How to Ensure a Sound RFP Bid: Six Best-Practices to Achieve Success
By Jeff Weil, Upland Qvidian
“It takes a village” is certainly true for many things—including the development of effective sales proposals. In today’s corporate world, collaboration is king; that applies to the RFP process, too.
Considering the volume of information needed, the wide variety of product and service details and the input required from subject matter experts (SMEs), it now takes on average 3-10 people to successfully complete an RFP response—sometimes up to 20 people. It’s no easy feat.
And it’s not just about the content, it’s also about the project management processes and workflows required to assemble and package all of the required content into a best-in-class document. RFP team members need to supervise the entire RFP process to make sure everyone’s time is used wisely, requirements are addressed, and deadlines are met—often with quick turnaround.
So how can organizations make sure RFP projects become true collaborative efforts? Follow these six best-practices.
1. Think in terms of Is-Does-Mean
Subject-matter experts, typically in product management, services, or engineering, can often be too close to the topic, producing responses that are too product detailed and which fail to address the question, “What does it mean to the prospect?”
To overcome that hurdle, it’s important to ask them to generate responses using the Is-Does-Means method:
- What is the offering?
- What does it do?
- What does this mean for the buyer? (Does it save money, increase quality, grow the business maximize ROI?)
That third question is the most important, but it is too often overlooked.
2. Point SMEs in the right direction
The vast majority of SMEs are not professional writers. So, whenever possible, give SMEs some material to start with instead of asking them to create a completely new response.
Using RFP tools that centralize and organize content is an extremely effective way to do that. Giving them that starting point eliminates the intimidation and writer’s block that comes from staring at a blank page.
Such a starting point not only makes it easier for SMEs to respond but also significantly decreases turnaround times and improves the quality of proposals.
3. Construct a winning team
Creating strong bonds between proposal teams and the SMEs contributing content is key to effective communication. It’s important to bring these groups together through group lunches, outings after work, or other socially inspired events.
Simply getting together to help gain a better understanding of each other’s roles and responsibilities inspires camaraderie, which starts merely by listening to each other.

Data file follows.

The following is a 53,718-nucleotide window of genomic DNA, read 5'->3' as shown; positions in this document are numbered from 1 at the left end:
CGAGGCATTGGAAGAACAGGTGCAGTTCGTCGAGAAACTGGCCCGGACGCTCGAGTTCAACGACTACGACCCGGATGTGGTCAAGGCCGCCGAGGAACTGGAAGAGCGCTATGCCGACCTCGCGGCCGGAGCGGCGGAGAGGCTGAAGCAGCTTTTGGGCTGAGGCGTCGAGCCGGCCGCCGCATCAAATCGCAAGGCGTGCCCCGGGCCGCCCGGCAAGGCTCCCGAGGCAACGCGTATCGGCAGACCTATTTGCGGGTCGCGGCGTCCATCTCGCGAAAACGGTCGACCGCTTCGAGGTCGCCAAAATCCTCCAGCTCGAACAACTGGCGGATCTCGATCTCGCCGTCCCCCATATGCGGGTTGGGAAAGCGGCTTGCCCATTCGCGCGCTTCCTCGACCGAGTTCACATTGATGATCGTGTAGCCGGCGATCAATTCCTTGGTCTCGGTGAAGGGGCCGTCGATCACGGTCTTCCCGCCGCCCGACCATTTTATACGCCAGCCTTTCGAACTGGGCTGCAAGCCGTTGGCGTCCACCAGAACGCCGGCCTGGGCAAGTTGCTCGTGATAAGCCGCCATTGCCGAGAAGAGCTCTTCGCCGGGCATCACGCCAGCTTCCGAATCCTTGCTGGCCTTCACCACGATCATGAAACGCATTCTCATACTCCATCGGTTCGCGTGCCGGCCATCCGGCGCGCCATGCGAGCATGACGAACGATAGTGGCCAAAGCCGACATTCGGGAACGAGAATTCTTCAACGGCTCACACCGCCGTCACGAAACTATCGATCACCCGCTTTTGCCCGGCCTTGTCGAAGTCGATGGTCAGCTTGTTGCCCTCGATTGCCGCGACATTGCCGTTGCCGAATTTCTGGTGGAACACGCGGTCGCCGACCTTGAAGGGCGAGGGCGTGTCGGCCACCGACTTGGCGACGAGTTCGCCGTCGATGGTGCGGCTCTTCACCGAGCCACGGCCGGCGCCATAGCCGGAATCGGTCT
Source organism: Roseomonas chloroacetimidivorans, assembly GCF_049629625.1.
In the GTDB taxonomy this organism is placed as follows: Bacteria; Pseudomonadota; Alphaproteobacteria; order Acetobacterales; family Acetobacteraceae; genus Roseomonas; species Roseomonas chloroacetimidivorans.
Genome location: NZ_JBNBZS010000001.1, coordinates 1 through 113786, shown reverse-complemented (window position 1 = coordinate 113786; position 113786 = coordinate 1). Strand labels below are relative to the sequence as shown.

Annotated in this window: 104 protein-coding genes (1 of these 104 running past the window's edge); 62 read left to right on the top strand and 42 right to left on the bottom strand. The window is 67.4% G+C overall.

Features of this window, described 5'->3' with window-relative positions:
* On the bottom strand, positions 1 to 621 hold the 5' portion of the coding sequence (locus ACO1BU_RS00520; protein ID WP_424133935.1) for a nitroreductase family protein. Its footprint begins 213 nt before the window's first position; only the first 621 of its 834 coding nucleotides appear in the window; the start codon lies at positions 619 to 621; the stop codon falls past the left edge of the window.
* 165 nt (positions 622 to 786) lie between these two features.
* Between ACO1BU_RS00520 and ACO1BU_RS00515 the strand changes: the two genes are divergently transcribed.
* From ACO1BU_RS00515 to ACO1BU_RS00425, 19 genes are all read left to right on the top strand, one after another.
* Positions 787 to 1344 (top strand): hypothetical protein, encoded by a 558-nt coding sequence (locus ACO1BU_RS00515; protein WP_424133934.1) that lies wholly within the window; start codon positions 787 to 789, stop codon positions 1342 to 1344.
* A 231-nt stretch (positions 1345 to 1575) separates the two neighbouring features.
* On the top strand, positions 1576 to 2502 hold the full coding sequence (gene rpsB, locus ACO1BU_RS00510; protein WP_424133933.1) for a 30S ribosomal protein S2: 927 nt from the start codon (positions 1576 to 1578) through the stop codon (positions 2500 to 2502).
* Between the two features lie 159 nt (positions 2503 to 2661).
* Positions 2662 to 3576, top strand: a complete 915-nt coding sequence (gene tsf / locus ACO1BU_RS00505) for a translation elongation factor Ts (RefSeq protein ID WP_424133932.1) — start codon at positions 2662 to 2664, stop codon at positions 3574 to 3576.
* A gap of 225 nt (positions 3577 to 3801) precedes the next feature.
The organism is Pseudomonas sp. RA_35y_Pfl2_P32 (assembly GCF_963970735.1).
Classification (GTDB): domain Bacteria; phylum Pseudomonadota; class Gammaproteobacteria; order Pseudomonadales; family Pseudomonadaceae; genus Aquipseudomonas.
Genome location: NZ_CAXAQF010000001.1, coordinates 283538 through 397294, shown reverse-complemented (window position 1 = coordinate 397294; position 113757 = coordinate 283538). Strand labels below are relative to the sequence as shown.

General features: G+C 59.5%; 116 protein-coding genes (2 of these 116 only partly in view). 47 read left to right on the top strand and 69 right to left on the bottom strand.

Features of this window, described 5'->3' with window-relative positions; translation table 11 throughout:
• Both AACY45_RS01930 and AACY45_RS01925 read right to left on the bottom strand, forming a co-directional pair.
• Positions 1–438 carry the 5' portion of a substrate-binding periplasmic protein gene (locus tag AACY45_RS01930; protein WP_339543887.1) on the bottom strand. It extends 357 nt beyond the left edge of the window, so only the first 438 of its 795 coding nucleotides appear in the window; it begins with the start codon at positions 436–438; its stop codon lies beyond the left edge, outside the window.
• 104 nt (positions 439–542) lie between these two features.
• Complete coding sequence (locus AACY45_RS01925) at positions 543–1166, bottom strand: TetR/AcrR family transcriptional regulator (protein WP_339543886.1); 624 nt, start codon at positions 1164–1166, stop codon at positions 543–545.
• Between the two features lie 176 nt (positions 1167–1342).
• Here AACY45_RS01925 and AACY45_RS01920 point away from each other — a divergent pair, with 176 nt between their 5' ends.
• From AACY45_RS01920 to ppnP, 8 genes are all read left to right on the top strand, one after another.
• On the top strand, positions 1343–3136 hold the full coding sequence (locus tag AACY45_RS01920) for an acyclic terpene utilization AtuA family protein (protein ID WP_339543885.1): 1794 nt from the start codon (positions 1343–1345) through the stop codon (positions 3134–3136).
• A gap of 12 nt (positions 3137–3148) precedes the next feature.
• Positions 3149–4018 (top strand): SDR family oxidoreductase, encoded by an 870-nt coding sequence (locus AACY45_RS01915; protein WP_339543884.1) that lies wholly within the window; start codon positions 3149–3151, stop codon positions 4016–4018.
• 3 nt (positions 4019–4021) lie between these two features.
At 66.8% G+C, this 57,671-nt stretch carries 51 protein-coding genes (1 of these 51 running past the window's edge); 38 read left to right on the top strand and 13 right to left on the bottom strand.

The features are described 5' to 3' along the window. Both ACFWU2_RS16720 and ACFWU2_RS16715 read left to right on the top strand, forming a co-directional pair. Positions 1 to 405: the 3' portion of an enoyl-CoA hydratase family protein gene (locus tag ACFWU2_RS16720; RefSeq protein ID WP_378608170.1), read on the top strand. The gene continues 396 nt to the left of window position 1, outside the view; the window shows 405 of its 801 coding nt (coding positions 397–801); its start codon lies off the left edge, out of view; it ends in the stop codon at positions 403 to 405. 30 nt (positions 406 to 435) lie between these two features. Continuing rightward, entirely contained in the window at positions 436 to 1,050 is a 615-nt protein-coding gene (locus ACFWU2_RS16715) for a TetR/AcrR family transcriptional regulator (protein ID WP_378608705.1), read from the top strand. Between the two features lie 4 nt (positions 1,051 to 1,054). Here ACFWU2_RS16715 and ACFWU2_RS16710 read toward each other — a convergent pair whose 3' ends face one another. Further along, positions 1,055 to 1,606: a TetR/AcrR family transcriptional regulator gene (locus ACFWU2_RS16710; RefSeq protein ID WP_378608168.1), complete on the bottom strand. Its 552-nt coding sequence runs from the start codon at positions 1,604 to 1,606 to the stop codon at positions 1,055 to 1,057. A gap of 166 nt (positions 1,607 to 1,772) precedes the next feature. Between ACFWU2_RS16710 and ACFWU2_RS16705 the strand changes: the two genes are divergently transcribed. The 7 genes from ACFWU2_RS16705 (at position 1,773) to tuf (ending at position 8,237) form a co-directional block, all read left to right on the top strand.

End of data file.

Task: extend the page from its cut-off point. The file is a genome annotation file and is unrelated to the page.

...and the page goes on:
4. Add proposal responsibilities into job descriptions
Work with your human resources department to create job descriptions for SME positions that include a line item related to supporting the proposal process. As an additional best-practice, attempt to clarify a percentage of time SMEs would realistically spend on proposals—perhaps 5-10% of their time. When you do, SMEs will give proposoals greater priority and focus.
5. Engage early
It may go without saying, but don’t wait until the last minute. Many proposals have tight turnaround times to begin with, so waiting too long merely compounds this challenge. Though most people don’t mind helping contribute content to the RFP process, it’s difficult to drop everything to respond immediately. Also, making SMEs part of the collaborative process from the beginning, getting input on messaging early in the process, can help make for a better proposal.
6. Manage version control
When collecting content and responses from a large group, it is never a good idea to email one version of a document to the entire group, which could include 20 people. That’s cumbersome and inefficient, but it also introduces the element of human error into the process. And, asking one person to juggle so many different documents and maintain so many versions is asking for trouble. Instead, use RFP tools to automate the process and give users access to a single centralized document. Doing so can help provide greater efficiency and quality control.
Bonus: Be realistic
Even when firms follow these best-practices and become lean, collaborative machines, RFPs can be time-consuming, complex processes that use up the resources of numerous people. Make sure that if you are going to spend thousands of hours yearly on sales proposals, they have a good chance of succeeding.
Before you hit the ground running, conduct adequate research and careful analysis of the buyer’s market and needs. If you don’t know what they need, you can’t align your products or services to meet them. Before putting a minimum of a half a dozen professionals on the RFP project, you need to know who is the incumbent, what are its business drivers, and whether its business is a good fit for your skillset
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Today’s RFP teams need to do all they can to generate better content. By driving the mindset of teamwork and collaboration throughout the organization, companies can harness the collective talents, expertise, and insights of employees across various specialties to foster sustainable, competitive advantage.